Cloongowna

Cluain gamhna

Mike Kelly/Galway Rural Development

Cloongowna/ Cluain gamhna     Irish Grid M 69180 36537

 

 

Author: Mike Kelly/Galway Rural Development

 

The townland of Cloongowna is in the civil parish of Ballymacward, in the barony of

Tiaquin and the County of Galway.

 

 

Situation:

O’ Donovan states that the townland is situated Lies in the eastern side of this parish in the barony of Tiaquin bounded by Alloonbaun townland in same barony and by Annagh and White Park in the barony of Kilconnel The townland shares boundaries with the following townlands:

 

Description:

O’Donovan states that it was the property This townland is held by Lord Clancarty by deed for ever, it is all under a good state of cultivation, except a small portion of bog at the eastern boundary. The houses are in good repair. The inhabitants live comfortably. It contains – arp of….. The County Cess is £2. 9. 8.

 

Census of Ireland (1821- 1911)

The first full population census of Ireland was taken in 1821 and the first four Irish censuses were arranged by county, barony, civil parish and townland.

 

1821: Only some fragments for small parts of county Galway survive. There are no records     for Ballymacward.

1831: The only surviving records are from Counties Antrim and Derry.

1841: There are no surviving records for County Galway.

1851:   There are no surviving records for County Galway.

1861: Census records for 1861 and 1871 were deliberately destroyed by the government

1881: The records for 1881 and 1891 were pulped as waster paper during the shortages of World War I.

1901:   Full Census records are available   See below.

1911:   Full Census records are available   See below.

  

1911 Census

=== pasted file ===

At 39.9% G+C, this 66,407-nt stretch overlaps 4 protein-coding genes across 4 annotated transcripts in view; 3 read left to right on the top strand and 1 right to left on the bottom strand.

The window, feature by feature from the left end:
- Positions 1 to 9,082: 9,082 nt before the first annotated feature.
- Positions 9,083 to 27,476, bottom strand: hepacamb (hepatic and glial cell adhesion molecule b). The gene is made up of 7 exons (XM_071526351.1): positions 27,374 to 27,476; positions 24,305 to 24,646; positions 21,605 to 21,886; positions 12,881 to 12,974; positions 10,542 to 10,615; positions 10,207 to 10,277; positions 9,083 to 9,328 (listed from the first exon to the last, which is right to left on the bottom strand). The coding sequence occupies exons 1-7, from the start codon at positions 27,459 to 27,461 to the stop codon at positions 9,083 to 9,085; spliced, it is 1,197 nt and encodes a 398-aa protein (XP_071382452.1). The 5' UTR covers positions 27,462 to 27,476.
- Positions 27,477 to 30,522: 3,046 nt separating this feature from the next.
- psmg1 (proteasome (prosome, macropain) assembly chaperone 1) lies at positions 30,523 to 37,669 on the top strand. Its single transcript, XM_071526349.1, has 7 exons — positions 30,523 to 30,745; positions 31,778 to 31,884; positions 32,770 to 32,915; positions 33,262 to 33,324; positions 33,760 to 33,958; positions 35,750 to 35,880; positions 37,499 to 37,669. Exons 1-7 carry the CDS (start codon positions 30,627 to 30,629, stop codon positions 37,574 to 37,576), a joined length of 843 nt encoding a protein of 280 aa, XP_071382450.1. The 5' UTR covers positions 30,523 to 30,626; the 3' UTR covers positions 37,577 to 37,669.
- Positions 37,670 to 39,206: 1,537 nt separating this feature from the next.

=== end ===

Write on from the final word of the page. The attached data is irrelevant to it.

Overview of townland

There were 4 houses in total in this townland, all of which were built and are recorded as private dwellings. All houses had stone or brick walls, and all had roofs of thatch, wood or other perishable material. Two dwellings were recorded as 2nd class and two as 3rd class. There was a total of 16 people living in the townland of which 11 were male and 5 were female and all were Roman Catholic. The heads of the households were also the landholders. There was a total of 19 out buildings listed for the townland which comprised of 4 stables, 4 cow houses, 1 calf house, 4 piggeries, 4 barns and 2 sheds.

 

House 1: Murray

The head of the household was John Murray, a 74-year-old married farmer who lived with his wife Bridget (73). They had been married for 47 years and had 8 children, five of whom were still living. They were joined in the household by their 30-year-old unmarried son Patrick described as a farmer’s son. All the occupants were Roman Catholic and came from County Galway. Both men could read and write while Bridget could not. Despite this, the census form was signed by John Murray using his mark which was witnessed by constable Kyne. The house is described as 3rd class having stone or brick walls and a roof of thatch. The house had 2 rooms and 2 windows. There were 4 outbuildings consisting of a stable, cow-house, piggery, and a barn.

 

House 2: Madden

The head of this household was 56-year-old John Madden, a married farmer who lived with his wife Ellen (48) and their family. They had been married for 21 years and had 3 children, all of whom were still living – sons Thomas (20), James (17), both farmer’s sons and 15-year-old scholar Patrick. All the occupants were Roman Catholic, came from County Galway and all could read and write. No language proficiency is given for anyone. The house was 2nd class with walls of stone or brick and a roof of thatch and had 2 rooms and 3 windows. The family had 5 outbuildings – a stable, cowhouse, piggery, barn and shed. The census from was signed by John Madden using his mark which was witnessed by constable P. Kyne.

 

House 3: Varily

The head of the house was Bridget Varily, a 75-year-old widow. She had been married for 50 years and had 7 children, 5 of whom were still living. She lived with her unmarried sons John (34) and Patrick (32), both farmer’s sons. All occupants were Roman Catholic, came from County Galway and all could read and write. However, the census form was signed by Bridget using her mark which was witnessed by constable P. Kyne. The house was 2nd class with walls of stone or brick and a roof of thatch, wood or other perishable material. There were 4 outbuildings consisting of a stable, cowhouse, piggery and a barn.

 

House 4: Raftery/ Kitt